JACKSON, Miss. – After spending the summer getting used to sweltering temperatures, hundreds of Alaskan soldiers are getting ready to head to Iraq in that state's largest deployment of National Guard troops since World War II.
Camp Shelby was to host a send off bash Tuesday for nearly 600 soldiers from the 3rd Battalion, 297th Infantry, representing 81 different communities and more than a half dozen cultures — Eskimos, Tlingits, Haidas, Aleuts, Athabascans and others.
"It's fascinating watching this group come together and get ready to go to war," said Gen. Craig E. Campbell, adjutant general of the Alaska National Guard.
Most of the Alaskan soldiers will be given a week of leave after the ceremony to visit with family and friends before heading to Kuwait and then Iraq. They've been training for three months.
Camp Shelby, a massive 136,000-acre base cut out of the rolling hills and pine forests just south of Hattiesburg, is one of several posts that integrate intelligence on tactics currently used in Iraq into training techniques.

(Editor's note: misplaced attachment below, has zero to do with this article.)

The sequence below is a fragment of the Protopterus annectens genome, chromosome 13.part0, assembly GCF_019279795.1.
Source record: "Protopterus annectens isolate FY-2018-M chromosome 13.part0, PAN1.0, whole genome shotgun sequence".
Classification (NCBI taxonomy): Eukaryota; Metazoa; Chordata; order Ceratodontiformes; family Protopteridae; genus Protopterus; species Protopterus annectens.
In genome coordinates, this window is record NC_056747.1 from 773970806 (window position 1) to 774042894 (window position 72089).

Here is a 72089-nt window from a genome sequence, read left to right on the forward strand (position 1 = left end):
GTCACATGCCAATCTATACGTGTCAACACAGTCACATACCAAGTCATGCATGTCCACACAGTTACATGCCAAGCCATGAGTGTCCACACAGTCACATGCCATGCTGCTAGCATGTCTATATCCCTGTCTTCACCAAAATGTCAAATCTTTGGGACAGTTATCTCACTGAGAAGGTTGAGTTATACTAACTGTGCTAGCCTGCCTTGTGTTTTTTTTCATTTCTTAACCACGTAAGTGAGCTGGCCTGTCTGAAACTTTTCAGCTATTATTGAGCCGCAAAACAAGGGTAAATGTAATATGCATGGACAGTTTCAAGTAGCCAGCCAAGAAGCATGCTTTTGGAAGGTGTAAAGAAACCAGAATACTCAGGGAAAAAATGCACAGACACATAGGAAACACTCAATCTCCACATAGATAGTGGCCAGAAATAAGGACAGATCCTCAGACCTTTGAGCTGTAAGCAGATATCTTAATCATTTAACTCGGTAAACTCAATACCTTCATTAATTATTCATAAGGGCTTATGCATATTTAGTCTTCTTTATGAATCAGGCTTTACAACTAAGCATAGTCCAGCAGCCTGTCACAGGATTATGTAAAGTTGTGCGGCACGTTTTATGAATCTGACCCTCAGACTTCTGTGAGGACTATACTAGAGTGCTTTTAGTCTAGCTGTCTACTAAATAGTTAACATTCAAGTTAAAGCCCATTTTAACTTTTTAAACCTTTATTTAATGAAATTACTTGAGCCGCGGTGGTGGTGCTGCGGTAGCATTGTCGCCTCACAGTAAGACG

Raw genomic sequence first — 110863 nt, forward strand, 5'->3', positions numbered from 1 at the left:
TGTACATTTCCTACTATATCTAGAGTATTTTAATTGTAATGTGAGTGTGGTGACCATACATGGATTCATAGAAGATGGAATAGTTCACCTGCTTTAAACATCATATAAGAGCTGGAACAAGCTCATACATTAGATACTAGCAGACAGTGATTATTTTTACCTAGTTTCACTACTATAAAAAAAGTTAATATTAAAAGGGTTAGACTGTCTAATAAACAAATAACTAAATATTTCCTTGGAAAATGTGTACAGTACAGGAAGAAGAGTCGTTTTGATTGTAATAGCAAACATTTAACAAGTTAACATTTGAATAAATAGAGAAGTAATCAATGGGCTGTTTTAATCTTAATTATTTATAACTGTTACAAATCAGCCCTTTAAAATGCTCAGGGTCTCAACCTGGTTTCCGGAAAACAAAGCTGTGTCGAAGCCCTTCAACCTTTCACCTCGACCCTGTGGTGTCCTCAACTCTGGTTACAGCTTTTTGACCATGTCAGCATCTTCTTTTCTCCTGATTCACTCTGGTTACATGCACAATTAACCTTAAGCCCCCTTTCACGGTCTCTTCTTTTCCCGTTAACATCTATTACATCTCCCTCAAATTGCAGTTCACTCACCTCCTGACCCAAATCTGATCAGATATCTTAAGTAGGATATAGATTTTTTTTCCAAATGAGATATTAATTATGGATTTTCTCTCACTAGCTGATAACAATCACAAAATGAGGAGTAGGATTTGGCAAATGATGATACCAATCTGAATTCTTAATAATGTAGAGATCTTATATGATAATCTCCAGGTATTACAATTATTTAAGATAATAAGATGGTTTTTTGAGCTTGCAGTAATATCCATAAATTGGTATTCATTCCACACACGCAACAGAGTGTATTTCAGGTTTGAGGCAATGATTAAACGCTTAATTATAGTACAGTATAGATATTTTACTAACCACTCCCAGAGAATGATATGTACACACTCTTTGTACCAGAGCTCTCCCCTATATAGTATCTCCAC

The soldiers have spent much of their time in "theater immersion" training, which uses Arabic role players and mock Middle Eastern communities to simulate what the troops will encounter in hot spots overseas.
Lt. Col. Duff Mitchell, battalion commander, said the hot summer conditions the soldiers have endured in south Mississippi helped prepare them for the scorching heat they will face in Iraq.
"The physical and mental demands placed on our soldiers during training were at times stressful," Mitchell said. "But they persevered and are now ready to perform their duties professionally. Alaskans can be proud of their soldiers."
Other soldiers from Alaska currently in Iraq include members of the Fort Wainwright-based 172nd Stryker Brigade, whose deployment was recently extended four more months.
Officials said the 297th is the only activated Army unit with a Native American language motto: Yuh Yek, which means, "Be on watch. Ready to fire."
The 297th will provide security for coalition forces in Iraq, according to a statement from Camp Shelby spokesman Lt. Col. Doril Sanders.
"Our duties include convoy security, control point searches of vehicles and people, and security for Forward Operating Bases," Mitchell said.